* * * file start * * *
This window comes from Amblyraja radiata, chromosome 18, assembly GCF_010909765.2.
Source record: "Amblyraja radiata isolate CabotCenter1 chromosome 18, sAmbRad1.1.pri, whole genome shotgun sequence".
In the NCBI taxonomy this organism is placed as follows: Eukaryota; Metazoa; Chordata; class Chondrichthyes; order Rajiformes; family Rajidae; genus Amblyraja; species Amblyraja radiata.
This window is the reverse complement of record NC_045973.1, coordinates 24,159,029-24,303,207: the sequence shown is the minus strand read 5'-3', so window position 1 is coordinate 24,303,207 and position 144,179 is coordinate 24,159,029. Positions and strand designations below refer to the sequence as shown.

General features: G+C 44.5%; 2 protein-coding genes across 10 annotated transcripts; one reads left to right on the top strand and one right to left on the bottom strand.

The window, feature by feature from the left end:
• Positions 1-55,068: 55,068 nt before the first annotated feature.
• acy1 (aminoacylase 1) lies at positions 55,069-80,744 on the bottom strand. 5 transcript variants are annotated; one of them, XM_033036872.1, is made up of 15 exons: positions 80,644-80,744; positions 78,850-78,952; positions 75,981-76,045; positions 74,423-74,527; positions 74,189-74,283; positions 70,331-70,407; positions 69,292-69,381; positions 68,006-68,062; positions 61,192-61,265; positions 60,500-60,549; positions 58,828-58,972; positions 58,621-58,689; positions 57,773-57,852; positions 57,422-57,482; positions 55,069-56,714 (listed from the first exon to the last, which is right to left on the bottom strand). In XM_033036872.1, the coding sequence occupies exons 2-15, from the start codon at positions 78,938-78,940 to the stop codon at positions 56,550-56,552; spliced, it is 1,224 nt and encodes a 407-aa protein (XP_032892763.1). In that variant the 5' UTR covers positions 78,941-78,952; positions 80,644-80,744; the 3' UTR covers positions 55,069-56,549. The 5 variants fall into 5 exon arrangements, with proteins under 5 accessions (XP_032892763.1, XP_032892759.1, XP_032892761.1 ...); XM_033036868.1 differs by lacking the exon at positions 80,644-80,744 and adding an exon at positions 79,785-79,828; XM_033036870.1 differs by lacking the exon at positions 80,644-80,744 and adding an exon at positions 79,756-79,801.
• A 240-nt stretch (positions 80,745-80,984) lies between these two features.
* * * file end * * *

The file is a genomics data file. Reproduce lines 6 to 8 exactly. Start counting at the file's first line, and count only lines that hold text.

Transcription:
The window, feature by feature from the left end:
• Positions 1-55,068: 55,068 nt before the first annotated feature.
• acy1 (aminoacylase 1) lies at positions 55,069-80,744 on the bottom strand. 5 transcript variants are annotated; one of them, XM_033036872.1, is made up of 15 exons: positions 80,644-80,744; positions 78,850-78,952; positions 75,981-76,045; positions 74,423-74,527; positions 74,189-74,283; positions 70,331-70,407; positions 69,292-69,381; positions 68,006-68,062; positions 61,192-61,265; positions 60,500-60,549; positions 58,828-58,972; positions 58,621-58,689; positions 57,773-57,852; positions 57,422-57,482; positions 55,069-56,714 (listed from the first exon to the last, which is right to left on the bottom strand). In XM_033036872.1, the coding sequence occupies exons 2-15, from the start codon at positions 78,938-78,940 to the stop codon at positions 56,550-56,552; spliced, it is 1,224 nt and encodes a 407-aa protein (XP_032892763.1). In that variant the 5' UTR covers positions 78,941-78,952; positions 80,644-80,744; the 3' UTR covers positions 55,069-56,549. The 5 variants fall into 5 exon arrangements, with proteins under 5 accessions (XP_032892763.1, XP_032892759.1, XP_032892761.1 ...); XM_033036868.1 differs by lacking the exon at positions 80,644-80,744 and adding an exon at positions 79,785-79,828; XM_033036870.1 differs by lacking the exon at positions 80,644-80,744 and adding an exon at positions 79,756-79,801.